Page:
Ich lasse dich nicht, BWV Anh. 159

From Wikipedia, the free encyclopedia
Jump to navigation Jump to search
Ich lasse dich nicht
BWV Anh. 159
Bible textGenesis 32:27
Chorale
VocalDouble choir SATB
Instrumentalunspecified

Ich lasse dich nicht, also Ich lasse dich nicht, du segnest mich denn (I will not let you go unless you bless me),[1] BWV Anh. 159, is a motet set for double choir. Recent scholarship assumes Johann Sebastian Bach as the composer who possibly wrote it during his Weimar period around 1712.

The piece, as it is known since the rediscovery of the collection Altbachisches Archiv in 1999, contains two movements, one for double chorus based on a text from the book Genesis in which the patriarch Jacob asks God for a blessing, followed by a closing chorale. The first movement is known as a score without author, partly in J. S. Bach's handwriting. It was attributed by Bach authorities to Johann Christoph Bach since the 19th century, while others including Philipp Spitta doubted that attribution. The chorale is one of J. S. Bach's chorale settings and was possibly added in 1802 when the motet was first printed.

Background[edit]

Bach wrote his motets in the tradition of the Evangelienmotetten (motets on gospel texts) of the 17th century by composers such as Melchior Franck, Melchior Vulpius and Heinrich Schütz. When he composed these works, music without an independent orchestra on texts limited to biblical words and a chorale without contemporary poetry, the genre was already out of fashion, but there was evidently a demand for such works at funerals, a ceremony for which at least some of Bach's motets were written.[2]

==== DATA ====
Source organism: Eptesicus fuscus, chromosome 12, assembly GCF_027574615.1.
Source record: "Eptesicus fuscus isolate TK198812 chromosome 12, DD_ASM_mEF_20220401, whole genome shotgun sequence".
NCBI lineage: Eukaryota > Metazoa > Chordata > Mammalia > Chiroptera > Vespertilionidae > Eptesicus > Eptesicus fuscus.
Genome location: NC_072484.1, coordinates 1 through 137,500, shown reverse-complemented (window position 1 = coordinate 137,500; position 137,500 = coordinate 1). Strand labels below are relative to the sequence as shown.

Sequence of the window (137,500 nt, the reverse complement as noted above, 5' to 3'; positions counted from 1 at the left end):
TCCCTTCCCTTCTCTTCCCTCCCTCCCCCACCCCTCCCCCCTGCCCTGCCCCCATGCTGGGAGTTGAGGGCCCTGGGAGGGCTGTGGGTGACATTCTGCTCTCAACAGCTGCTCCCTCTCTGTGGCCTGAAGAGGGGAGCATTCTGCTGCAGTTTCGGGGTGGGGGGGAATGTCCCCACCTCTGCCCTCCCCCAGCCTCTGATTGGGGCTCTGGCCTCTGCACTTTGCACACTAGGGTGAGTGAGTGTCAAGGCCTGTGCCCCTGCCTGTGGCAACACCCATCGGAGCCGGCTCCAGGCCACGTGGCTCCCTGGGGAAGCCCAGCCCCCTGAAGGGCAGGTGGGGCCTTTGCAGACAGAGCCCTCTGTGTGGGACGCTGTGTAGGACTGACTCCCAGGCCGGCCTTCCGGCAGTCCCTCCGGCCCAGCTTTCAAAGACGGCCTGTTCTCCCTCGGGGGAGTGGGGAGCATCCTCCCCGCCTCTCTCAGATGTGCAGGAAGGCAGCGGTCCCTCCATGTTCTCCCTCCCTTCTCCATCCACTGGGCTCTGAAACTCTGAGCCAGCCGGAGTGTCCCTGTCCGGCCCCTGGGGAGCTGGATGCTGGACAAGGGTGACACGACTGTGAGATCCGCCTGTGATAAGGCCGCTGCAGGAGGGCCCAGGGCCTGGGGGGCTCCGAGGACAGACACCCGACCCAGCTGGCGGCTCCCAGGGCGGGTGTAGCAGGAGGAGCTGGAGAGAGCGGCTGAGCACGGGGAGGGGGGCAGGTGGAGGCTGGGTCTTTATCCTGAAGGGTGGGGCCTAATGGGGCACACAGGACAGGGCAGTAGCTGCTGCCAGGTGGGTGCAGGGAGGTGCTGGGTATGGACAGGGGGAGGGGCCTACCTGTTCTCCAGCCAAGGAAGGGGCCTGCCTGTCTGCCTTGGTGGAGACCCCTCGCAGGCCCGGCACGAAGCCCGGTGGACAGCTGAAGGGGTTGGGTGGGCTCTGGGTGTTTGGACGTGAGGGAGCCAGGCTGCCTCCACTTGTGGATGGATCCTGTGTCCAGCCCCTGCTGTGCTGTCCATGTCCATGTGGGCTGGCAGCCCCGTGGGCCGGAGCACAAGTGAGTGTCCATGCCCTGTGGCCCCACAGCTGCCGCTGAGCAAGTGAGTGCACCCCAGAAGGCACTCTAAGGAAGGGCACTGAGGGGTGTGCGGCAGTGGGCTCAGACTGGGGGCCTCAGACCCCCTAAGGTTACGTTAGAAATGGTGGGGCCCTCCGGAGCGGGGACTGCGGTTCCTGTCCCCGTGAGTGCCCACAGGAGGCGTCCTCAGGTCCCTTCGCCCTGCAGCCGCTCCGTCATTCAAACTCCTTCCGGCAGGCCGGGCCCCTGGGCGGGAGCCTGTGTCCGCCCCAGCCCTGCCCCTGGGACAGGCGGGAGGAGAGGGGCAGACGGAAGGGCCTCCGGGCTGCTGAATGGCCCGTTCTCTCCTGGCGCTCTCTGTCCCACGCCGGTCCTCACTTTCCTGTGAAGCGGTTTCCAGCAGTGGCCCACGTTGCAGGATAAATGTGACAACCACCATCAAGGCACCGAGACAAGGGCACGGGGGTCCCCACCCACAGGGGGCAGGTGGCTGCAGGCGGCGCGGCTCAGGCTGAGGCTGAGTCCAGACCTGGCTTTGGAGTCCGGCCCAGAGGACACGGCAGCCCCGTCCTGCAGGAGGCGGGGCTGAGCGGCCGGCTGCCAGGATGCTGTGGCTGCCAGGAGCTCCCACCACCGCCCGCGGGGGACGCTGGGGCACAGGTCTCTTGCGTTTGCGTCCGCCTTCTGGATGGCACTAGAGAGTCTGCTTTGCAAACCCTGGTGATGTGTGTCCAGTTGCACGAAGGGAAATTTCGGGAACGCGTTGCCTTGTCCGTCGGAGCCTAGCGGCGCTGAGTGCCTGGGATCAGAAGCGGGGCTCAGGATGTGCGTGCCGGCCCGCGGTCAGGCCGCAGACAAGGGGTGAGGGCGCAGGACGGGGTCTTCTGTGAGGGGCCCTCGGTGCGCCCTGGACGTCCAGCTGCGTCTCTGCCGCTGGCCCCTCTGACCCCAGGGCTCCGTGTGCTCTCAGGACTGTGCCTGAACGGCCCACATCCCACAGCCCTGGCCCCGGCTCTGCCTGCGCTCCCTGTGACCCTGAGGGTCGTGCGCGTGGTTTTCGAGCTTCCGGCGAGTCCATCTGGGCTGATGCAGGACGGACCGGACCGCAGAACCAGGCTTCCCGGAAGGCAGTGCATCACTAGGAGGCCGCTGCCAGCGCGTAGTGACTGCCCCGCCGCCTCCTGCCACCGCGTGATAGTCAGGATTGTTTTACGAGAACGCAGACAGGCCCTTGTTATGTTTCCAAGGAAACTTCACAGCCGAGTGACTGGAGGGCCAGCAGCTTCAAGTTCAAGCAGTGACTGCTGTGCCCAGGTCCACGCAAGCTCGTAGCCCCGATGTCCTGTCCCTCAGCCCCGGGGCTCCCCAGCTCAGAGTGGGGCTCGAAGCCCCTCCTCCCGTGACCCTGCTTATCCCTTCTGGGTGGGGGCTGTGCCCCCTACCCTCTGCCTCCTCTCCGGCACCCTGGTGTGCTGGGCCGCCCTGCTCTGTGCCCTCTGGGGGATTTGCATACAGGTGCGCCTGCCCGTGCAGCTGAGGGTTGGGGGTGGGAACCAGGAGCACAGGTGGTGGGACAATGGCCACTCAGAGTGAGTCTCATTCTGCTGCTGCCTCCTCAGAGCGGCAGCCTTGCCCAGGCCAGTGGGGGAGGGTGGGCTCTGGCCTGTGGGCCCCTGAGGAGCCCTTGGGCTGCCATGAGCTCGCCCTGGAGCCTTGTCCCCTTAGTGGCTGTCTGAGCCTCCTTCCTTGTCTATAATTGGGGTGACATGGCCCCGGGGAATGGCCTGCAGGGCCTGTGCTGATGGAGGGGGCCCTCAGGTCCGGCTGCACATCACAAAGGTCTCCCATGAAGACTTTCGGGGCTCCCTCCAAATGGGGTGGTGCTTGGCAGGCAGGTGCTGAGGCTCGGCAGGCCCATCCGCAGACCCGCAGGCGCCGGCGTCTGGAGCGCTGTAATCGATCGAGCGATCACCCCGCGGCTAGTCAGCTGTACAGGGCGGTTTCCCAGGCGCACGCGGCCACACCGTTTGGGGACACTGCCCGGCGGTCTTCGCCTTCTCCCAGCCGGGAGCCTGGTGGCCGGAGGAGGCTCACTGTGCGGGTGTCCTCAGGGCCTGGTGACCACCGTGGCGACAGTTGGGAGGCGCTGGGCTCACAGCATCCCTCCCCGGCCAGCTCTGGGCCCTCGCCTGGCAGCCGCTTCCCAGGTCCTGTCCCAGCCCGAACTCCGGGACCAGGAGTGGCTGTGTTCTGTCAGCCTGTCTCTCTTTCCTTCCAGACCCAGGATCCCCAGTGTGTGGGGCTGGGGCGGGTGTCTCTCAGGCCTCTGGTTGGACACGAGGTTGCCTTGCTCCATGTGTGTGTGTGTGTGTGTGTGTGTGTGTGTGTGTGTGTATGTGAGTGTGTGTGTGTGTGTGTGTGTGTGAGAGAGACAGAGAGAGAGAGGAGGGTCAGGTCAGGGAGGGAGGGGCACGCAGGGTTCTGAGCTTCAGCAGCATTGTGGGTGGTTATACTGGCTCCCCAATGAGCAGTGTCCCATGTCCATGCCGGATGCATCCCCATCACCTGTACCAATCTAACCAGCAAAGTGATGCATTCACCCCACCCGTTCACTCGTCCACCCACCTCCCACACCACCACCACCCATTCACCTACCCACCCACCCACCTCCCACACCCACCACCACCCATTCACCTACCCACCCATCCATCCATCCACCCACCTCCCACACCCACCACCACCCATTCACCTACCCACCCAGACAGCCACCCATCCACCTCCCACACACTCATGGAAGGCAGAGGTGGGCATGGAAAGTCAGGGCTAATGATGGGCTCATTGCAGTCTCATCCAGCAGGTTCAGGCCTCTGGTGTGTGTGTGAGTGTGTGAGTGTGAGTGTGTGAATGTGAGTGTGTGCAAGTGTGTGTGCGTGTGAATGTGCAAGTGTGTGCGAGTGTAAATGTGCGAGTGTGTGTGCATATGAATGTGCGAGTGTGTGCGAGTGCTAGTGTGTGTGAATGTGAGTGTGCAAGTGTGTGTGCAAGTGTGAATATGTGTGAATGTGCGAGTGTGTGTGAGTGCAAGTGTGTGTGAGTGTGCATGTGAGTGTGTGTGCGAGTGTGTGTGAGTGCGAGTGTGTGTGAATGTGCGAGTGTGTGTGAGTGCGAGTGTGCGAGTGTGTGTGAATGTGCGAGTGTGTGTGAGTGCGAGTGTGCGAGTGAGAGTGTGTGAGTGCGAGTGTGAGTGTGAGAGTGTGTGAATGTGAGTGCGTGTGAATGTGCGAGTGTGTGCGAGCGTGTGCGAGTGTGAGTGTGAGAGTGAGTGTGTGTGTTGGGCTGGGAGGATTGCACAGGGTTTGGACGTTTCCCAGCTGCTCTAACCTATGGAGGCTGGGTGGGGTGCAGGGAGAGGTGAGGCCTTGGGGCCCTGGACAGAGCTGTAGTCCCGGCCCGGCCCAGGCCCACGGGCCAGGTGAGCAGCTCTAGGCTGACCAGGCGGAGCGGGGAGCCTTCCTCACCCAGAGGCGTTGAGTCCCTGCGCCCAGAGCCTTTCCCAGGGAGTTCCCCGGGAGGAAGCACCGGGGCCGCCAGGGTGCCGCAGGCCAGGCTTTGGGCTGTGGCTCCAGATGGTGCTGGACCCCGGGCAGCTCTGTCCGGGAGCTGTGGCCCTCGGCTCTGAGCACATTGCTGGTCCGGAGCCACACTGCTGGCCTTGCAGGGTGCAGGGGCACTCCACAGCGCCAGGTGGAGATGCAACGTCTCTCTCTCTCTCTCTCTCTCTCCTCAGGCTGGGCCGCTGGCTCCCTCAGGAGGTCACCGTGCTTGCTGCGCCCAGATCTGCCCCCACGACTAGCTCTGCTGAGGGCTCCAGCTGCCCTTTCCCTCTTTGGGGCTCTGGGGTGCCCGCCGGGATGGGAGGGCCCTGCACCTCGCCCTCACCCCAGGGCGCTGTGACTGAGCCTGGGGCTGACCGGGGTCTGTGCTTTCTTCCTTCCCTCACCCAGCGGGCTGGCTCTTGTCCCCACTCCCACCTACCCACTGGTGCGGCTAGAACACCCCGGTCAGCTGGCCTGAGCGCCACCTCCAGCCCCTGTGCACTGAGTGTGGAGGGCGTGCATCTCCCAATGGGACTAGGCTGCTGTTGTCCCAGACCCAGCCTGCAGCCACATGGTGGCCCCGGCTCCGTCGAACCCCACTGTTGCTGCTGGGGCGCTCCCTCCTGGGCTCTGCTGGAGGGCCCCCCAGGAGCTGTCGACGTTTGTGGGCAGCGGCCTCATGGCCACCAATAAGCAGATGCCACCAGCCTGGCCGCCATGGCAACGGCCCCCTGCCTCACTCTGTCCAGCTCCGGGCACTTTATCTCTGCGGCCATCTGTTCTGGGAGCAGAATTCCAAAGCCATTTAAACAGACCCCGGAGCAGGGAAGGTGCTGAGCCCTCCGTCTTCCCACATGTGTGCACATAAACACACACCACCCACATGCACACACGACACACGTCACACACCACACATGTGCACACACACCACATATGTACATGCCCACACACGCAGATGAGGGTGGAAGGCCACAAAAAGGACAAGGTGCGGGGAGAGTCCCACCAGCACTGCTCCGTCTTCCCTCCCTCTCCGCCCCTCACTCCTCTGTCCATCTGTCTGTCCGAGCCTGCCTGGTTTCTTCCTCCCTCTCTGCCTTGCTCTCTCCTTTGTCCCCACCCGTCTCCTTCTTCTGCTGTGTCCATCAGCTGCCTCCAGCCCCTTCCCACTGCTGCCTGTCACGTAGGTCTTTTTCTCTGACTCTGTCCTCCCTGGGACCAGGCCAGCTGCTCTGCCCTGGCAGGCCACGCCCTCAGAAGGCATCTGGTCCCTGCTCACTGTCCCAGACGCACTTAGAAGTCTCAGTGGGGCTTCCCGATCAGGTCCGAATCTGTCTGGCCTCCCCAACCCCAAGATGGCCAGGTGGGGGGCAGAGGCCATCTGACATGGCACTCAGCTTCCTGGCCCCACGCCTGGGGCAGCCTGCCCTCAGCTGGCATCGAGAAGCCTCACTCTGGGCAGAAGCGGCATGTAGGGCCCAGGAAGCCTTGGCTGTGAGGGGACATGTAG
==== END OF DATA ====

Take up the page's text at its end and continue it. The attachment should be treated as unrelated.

There is scholarly debate about the exact number of motets attributable to Bach, and, as in some cases the circumstances of the first performance are not known, nor their function.[3]

History[edit]

Ich lasse dich nicht, then known as only the first movement, was attributed in the 19th century to both Johann Sebastian Bach and Johann Christoph Bach, his father's cousin.[4][5] In the Bach-Ausgabe, the editor Fritz Wüllner described the piece as "one of the most beautiful works of German church music" but not "authentic", therefore gave Johann Christoph Bach as the composer.[4] When Wolfgang Schmieder created the Bach-Werke-Verzeichnis in 1950, he followed Wüllner, placing the motet in the appendix and assigning "presumably by Johann Christoph Bach". When Konrad Ameln edited Bach's motets for the Neue Bach-Ausgabe, he consequently omitted it, but it was printed in the appendix. Other authorities had doubted this attribution, for example Philipp Spitta, who in the first edition of his Bach biography mentioned Johann Christoph Bach as the composer, but in the second added that "the source evidence didn't permit a definite attribution".[4]

Ich lasse dich nicht in two movements was found, written partly in Bach's hand, in the Altbachisches Archiv, a collection of music of the Bach family which the Bach scholar Christoph Wolff rediscovered in Kiev in 1999. Bach scholars now assume that J. S. Bach composed the first movement, possibly during his Weimar period around 1712. The chorale is a transcription of one of his organ pieces and was possibly added in the 19th century.[6] John Eliot Gardiner, who recorded Bach motets including this one in 2011, comments on the authorship: